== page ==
Multi-disciplinary evaluation of sexual assault re...
CLOSE

Campus Map

Working with Coventry University

Working at Coventry University

Coventry University is a diverse and exciting place to work and we share the enthusiasm of our staff and students to be the best at whatever they choose to do. As one of the City’s biggest employers, we offer some impressive benefits for our staff and are committed to delivering the very best opportunities. We have a comprehensive training, personal and professional development programme that provides our employees with the skills to enhance their performance in the workplace and grow in their careers. There are pension schemes, a generous holiday allowance and flexible working opportunities as well as lifestyle benefits including childcare vouchers, discounted membership to the £4 million sports and recreation centre and schemes such as Cycle to Work and the CU Car Share initiative.

View current job vacancies.

LOG IN TO THE COVENTRY UNIVERSITY SITE

Staff portal

Access the central point of information for all staff across the University.

LOG IN TO THE STAFF PORTAL

Student Portal

Check your assessments, access Solar and get course information.

LOG IN TO THE STUDENT PORTAL

Multi-disciplinary evaluation of sexual assault referral centres for better health (Mesarch)


FUNDERS

Erasamus+, British Academy, Agroecology Fund, Food and Agriculture Organisation

TEAM MEMBERS

Dr Lorna O’Doherty (chief investigator), Prof Sarah Brown, Dr Emma Sleath, Prof Katherine Brown, Coventry University; Dr Louise Jackson, University of Birmingham; Prof Gene Feder, Prof Richard Morris, University of Bristol; Millicent Gant, Juniper Lodge SARC; Dianne Whitfield, Coventry Rape and Sexual Abuse Centre; Dr Rachel Caswell, University Hospitals Birmingham NHS Foundation Trust.

 

For further information or if you would like to check if your SARC might be eligible for participation, please contact Lorna O’Doherty by e-mail at: lorna.odoherty@coventry.ac.uk or mesarch@coventry.ac.uk or telephone at: 07584-318751


Project Overview

This research project will evaluate Sexual Assault Referral Centres (SARCs) across England in terms of benefits and costs to service users and survivors of sexual assault and rape. The project seeks to understand the work that SARCs do, and where their services sit within the broader context of supporting survivors of sexual violence. This study commenced in September 2018 and will run for just under 4 years. It is funded by the National Institute for Health Research (NIHR; 16/117/04) and was commissioned by the NIHR’s Health Services and Research Delivery Programme. Our work is being led by Coventry University in partnership with University of Bristol, University of Birmingham, University Hospitals Birmingham NHS Trust, Juniper Lodge SARC and several charity partners.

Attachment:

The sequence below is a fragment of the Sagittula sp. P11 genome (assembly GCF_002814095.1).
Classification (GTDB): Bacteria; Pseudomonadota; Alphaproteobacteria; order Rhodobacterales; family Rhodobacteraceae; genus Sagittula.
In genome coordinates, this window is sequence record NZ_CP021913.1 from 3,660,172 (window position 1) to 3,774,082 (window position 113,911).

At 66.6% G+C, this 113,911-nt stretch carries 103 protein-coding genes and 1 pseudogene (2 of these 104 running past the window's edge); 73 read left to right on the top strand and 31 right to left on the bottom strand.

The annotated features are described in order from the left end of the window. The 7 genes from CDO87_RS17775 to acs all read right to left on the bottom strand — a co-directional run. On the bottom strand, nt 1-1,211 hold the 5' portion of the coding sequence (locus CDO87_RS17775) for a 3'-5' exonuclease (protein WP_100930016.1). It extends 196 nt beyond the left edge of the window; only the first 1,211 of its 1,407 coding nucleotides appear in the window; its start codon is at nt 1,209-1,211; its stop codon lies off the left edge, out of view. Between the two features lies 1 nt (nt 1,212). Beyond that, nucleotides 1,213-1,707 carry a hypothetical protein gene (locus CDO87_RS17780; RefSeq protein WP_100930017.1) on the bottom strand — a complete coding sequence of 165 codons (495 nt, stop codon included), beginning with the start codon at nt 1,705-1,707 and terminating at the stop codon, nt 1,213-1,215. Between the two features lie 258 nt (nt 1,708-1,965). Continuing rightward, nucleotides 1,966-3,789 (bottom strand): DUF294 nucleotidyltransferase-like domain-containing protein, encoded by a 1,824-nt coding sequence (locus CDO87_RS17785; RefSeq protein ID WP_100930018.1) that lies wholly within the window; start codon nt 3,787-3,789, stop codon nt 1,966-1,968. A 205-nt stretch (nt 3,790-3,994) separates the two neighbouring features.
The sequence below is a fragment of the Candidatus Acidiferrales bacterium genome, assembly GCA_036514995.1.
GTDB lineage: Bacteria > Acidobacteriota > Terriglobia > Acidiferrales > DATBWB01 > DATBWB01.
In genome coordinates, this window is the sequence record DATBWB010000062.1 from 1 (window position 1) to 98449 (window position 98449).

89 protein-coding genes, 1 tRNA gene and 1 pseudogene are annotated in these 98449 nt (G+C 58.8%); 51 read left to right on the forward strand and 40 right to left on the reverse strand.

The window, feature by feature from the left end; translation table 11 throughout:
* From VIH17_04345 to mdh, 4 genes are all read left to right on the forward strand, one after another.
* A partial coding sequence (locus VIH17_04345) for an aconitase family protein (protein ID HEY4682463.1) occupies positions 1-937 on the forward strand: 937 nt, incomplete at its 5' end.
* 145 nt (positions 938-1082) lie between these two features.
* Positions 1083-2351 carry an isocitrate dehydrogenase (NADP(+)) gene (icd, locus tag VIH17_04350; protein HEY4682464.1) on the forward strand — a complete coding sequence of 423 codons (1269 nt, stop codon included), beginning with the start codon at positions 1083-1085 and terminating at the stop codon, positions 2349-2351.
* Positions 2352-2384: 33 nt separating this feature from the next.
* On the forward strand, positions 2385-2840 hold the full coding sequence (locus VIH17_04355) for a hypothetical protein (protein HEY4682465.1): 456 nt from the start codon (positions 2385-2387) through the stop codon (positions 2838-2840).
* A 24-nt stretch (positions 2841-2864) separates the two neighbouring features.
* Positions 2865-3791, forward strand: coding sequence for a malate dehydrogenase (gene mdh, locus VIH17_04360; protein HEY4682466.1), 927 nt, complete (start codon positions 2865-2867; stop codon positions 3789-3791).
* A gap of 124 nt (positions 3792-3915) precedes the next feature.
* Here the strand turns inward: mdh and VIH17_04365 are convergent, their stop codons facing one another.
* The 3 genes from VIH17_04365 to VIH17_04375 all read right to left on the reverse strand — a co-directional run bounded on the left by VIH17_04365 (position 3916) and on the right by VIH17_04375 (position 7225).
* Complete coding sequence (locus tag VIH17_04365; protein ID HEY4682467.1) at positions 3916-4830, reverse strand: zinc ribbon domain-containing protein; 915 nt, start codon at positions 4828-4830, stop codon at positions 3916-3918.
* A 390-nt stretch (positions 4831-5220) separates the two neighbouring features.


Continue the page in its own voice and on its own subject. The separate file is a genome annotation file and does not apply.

1 in 5 women and 1 in 25 men have experienced sexual assault since the age of 16, with 47,000 sexual offences against children annually. 

Sexual violence has short- and long-term consequences for the wellbeing of survivors, both physical and mental. The negative effects can be seen across families and communities, affecting an individual’s capacity to work and participate in family and social life. Estimates suggest that child sexual abuse alone costs £182m in health spending annually, meaning that it is very costly to society in terms of lost work, health, police and legal costs. 

A victim of a sexual crime may seek support from a SARC, by making contact themselves or being offered a referral by another person or organisation like a doctor, nurse or member of the police. However, the true impact of SARCs on users is largely unknown. The way things are done can vary from one centre to another, and it is not known what works best for different groups of people like men, LGBT service users, and people with particular vulnerabilities (e.g. those with disability, migrants, refugees and those seeking asylum, people affected by sexual exploitation, children and young people). 

Project Objectives